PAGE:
Re: splitting ocaml-native-compilers
> Ok,first argument is the lazyness of debian packagers.
Right. This is possibly an ennoying fact, but this is a *real* fact (you
can also add the ignorance of debian packagers --- there are two many
possible things to know all of them). Disregarding facts about human
nature in software engeenering leads to failure IMHO.
> > ocaml-native-compilers, but also I will have to take some time to make a
> > new release of my package if my package is arch-dependent. People will
> > benefit on this new arch only when both have been done. By contrast, if
> > my package is arch-independent, they will benefit from the new arch as
> > soon as it is added to ocaml-native-compilers.
> Mmm, maybe a conditional build depend would be nice.
What do you mean by conditional build depend?
> > 3) this will be less work for you: make ocaml-native-compilers available
> > on any platform. Just do an "make opt.opt || true". Then if the arch is
> > not supported, the package will just contain no binary. This way, you do
> > not even need to know precisely which arch are supported: when there is
> > a new upstream release, just make it available, if a new arch is
> > supported, the binary will be available to the user.
> No, it will be more work for me. The current implementation is easier.
I do not understand why?
> > On the other hand, I see two potential problems with this
> > 1) make opt.opt might fail on a supposedly supported arch. If you
> > silently ignore the error, you will not detect the problem immediately.
> YEs, like the ia64 case right now.
Right. However, I forgot to mention that this can also be seen as an
advantage: the package will still be available (otherwise it is
unavailable until the problem is fixed). Consider for instance the case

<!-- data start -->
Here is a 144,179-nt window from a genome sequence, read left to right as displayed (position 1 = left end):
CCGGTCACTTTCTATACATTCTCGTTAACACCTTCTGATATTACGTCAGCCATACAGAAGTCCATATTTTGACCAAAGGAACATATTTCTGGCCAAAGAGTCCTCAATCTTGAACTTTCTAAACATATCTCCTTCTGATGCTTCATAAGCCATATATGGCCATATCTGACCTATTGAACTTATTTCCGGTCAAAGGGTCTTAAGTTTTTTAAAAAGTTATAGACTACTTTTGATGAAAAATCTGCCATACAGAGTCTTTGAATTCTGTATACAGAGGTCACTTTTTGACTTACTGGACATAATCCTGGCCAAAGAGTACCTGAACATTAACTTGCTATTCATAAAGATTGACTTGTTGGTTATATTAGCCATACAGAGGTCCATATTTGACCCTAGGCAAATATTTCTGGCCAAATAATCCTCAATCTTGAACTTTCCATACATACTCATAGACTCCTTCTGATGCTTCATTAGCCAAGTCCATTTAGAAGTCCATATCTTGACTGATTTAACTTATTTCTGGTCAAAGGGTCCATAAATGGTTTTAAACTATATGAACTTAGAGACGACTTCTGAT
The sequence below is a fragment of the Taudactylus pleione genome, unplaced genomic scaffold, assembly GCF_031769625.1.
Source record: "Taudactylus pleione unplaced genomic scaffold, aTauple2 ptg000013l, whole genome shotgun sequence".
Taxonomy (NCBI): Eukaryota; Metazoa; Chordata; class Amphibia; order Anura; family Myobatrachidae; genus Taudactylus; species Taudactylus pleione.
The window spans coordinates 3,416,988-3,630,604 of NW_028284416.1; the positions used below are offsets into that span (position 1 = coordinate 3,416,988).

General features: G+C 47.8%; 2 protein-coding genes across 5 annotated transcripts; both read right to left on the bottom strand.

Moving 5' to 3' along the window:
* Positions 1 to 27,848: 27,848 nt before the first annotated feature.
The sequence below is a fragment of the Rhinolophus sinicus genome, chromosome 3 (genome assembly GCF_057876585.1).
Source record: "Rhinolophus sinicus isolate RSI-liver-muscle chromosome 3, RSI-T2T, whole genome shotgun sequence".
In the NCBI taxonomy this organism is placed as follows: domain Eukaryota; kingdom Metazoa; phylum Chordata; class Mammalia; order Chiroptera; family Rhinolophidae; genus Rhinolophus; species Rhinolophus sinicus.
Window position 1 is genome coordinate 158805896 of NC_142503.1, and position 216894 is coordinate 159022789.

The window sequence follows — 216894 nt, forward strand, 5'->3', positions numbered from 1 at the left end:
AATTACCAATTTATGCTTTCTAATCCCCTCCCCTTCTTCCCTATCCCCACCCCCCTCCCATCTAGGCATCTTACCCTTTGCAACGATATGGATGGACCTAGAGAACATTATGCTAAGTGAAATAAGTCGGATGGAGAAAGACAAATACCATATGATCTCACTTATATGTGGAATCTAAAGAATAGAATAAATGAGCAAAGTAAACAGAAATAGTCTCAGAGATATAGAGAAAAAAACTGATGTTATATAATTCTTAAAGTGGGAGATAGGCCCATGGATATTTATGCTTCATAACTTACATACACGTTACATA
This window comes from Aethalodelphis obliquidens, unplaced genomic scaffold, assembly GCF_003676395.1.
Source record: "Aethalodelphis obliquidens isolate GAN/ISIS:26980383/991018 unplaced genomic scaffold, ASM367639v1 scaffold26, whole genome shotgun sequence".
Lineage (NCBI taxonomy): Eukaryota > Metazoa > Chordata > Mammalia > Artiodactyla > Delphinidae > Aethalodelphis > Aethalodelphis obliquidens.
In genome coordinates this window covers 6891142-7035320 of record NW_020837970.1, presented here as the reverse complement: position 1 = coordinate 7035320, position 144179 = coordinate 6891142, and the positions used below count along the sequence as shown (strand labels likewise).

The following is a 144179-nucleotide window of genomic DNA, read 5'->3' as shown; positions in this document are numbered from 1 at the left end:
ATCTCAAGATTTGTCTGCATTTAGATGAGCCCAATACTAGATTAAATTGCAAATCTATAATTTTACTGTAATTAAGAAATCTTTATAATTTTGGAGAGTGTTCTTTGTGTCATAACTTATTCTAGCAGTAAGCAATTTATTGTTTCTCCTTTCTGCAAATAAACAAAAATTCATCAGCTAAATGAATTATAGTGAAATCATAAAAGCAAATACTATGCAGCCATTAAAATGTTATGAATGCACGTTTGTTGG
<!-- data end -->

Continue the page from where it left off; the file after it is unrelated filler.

of termination of support for m68k.
> Anyway, i guess there will, in the forseable future, only be coq with such
Why? From my experience, Coq is a very good bench for discovering what
the next problems of the caml users will be (we had several times some
problems with Caml we were the only one to have, then some months later
it appeared that others also had the same problem --- we had only a
> and anyway, most probably therte will be a new release of coq when
> there is a new release of ocaml wityh new arches.
Yes there is often a new release of Coq when there is a new release of
1) this is not always the case (no Coq release for 3.02 unless I am
wrong, and none for 3.03alpha).
2) you miss the point that the list of supported architectures changes
over time: I want my Coq package to work with as much ocaml versions as
possible. In testing, ocaml is 3.02 for the moment. As I wanted Coq to
enter testing as soon as possible, I take care not to make it depend on
ocaml-3.04 (I do not know when ocaml-3.04 will be in testing). So I will
not take the risk to put a dependency over a specific architecture
unless this is really needed. So if I cannot take advantage of
ocamlopt.opt without mentionning specific architectures, well I regret I
will not take advantage of it...
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